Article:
3) Incorporate flexibility in your plan. Doing a little bit of pre-planning will help the whole trip flow more smoothly. Take some time to research what you'd like to do when you arrive at your destination. If you're not sure how reliable internet connectivity will be where you're traveling to, jot down the phone numbers and addresses of some of they key destinations you're wanting to hit up. By knowing in advance what you'd like to accomplish, it saves you from having to sit down and waste time during your trip to figure out what to do or where to go. Just keep in mind that plans rarely go exactly as planned. If things start to deviate, just go with the flow and enjoy your vacation.

4) Don't be afraid to try public transportation. Figuring out transportation can be an overwhelming task when traveling to a big city. Thankfully apps like Hopstop and Google Maps make it incredibly easy to find your way around.

Transit directions on Google Maps is the option I'd recommend if it's available for the city you're traveling to, and is available on Android phones and iPhones. Hop Stop has more coverage when it comes to needing public transit directions, however, Apple recently purchased Hop Stop and made the app exclusive to the iPhone. The good thing though, is that you can still get directions from Hop Stop through through a web browser on any PC or mobile device. Try both options and see how you like them.

Fulton Landing | Manhattan, New York

Fulton Landing | Manhattan, New York

5) Use crowd sourced photo pools for inspiration. If you're not familiar with the travel photographer Trey Ratcliff and his Stuck in Customs photo blog, he built an awesome app called Stuck on Earth. It's a crowd sourced app that's designed to help you discover places to photograph. It's now available for Android and Apple devices and doesn't cost a cent. Within the app, you can search any location on earth and see endless amounts of geo-tagged photos that were captured wherever it is you're interested in traveling to. It's the perfect companion for doing pre-travel planning so you can find all the cool local spots to photograph from that tourists don't typically know about. Once you know where you want to go shooting, use Hop Stop or Google Maps to figure out how to get there.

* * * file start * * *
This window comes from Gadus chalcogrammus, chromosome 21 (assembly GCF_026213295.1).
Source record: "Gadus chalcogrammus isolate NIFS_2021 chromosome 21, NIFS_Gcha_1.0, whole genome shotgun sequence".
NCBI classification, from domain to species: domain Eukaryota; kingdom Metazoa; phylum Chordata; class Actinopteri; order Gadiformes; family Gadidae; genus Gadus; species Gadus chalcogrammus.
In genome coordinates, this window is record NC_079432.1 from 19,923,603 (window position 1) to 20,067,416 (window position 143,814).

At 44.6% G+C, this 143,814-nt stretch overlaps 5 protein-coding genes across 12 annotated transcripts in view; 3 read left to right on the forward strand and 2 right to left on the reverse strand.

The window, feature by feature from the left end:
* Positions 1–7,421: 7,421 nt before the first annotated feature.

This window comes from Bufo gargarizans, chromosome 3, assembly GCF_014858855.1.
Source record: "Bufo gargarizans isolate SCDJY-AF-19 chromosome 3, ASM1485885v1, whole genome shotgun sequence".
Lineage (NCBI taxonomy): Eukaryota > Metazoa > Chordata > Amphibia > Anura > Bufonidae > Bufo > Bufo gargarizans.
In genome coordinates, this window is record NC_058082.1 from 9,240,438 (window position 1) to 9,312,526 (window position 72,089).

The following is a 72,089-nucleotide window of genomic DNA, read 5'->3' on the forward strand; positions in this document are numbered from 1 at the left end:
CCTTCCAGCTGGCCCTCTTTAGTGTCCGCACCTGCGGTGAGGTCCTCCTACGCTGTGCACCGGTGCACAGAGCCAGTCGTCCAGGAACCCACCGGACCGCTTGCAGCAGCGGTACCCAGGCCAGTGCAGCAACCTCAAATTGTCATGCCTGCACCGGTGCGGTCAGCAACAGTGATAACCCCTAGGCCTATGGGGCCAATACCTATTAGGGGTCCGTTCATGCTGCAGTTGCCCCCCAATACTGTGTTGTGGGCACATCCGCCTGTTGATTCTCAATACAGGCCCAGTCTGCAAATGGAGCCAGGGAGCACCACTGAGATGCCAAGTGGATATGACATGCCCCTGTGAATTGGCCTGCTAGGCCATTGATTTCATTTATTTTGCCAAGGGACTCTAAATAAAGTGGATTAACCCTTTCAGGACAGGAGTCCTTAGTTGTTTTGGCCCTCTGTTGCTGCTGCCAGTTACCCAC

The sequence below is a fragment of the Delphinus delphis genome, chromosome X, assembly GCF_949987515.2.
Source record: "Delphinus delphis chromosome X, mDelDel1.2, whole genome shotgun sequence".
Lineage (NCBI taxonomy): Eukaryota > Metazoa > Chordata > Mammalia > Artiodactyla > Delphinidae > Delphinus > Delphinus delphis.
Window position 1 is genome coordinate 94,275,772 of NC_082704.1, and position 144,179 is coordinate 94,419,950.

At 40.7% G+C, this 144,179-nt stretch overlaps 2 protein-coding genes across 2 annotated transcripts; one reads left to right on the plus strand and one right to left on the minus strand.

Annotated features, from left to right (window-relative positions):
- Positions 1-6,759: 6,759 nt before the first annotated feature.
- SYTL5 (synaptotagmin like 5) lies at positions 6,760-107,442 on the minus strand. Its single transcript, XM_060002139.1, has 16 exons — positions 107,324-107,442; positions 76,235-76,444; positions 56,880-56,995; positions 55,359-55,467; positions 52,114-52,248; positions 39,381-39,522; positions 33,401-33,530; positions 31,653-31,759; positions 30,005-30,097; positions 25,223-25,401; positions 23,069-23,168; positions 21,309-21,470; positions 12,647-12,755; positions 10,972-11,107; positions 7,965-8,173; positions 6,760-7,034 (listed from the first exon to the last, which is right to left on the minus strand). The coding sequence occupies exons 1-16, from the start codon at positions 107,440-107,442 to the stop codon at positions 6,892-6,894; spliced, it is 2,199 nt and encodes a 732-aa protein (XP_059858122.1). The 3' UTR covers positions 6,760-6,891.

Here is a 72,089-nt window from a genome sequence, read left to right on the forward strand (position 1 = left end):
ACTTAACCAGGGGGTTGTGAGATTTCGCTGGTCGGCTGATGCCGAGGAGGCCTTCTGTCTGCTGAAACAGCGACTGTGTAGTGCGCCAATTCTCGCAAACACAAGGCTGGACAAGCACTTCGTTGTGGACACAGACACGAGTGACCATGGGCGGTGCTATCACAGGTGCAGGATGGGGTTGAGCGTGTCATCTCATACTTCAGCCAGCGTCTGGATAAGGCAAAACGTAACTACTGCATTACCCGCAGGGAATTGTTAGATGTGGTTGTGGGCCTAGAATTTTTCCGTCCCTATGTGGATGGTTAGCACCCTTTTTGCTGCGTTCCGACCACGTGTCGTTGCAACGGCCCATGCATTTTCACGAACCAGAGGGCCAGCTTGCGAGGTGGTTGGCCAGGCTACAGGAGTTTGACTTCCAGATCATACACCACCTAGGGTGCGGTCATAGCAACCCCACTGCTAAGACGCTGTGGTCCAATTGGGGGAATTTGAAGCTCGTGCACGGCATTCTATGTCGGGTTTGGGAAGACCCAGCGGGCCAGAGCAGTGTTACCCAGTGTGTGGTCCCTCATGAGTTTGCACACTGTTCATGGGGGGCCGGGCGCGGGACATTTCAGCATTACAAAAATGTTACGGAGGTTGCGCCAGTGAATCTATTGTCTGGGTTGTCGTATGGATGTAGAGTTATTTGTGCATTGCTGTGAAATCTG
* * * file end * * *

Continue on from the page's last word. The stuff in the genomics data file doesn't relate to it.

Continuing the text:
6) Know where the sun will be setting. If you love sunset photography, it's important to make sure you're in the right spot at the right time. The Photographer's Ephemeris is a very handy program that is available for the PC, or as an app for Android and Apple devices. It serves as a sun and moon calculator that uses maps to tell you the exact position of the sun and moon at any time throughout the day. If you're not really familiar with the direction the sun rises or sets in where you're traveling to, you need this app.

There are many times in which I've headed out to the beach for a sunset photoshoot only to find that I'm facing south staring at a pale blue sky while the sun is setting off towards the west. Talk about frustrating. If you're considering several locations to shoot the sunset from, this tool can be used for researching beforehand where the sun will be setting. This way you don't waste time traveling to a location that won't even have a view of all the beautiful colors. If you're a sunrise photographer, the app works just the same.

7) Be courteous to your non-photographer travel companions. If you're not traveling alone, chances are the rest of your party will get quite bored watching you shoot photos. What? How could this be?!?! I know, I know, hard to be believe. Trust me on this though, I speak from experience.

If you find yourself at a particularly interesting destination, perhaps at the top of Notre Dame de Paris with a sweeping 360 degree view of the city, take some time to enjoy the moment with your travel companion before you lift the camera to your face and start shooting (tip from wife: otherwise they will get pissed).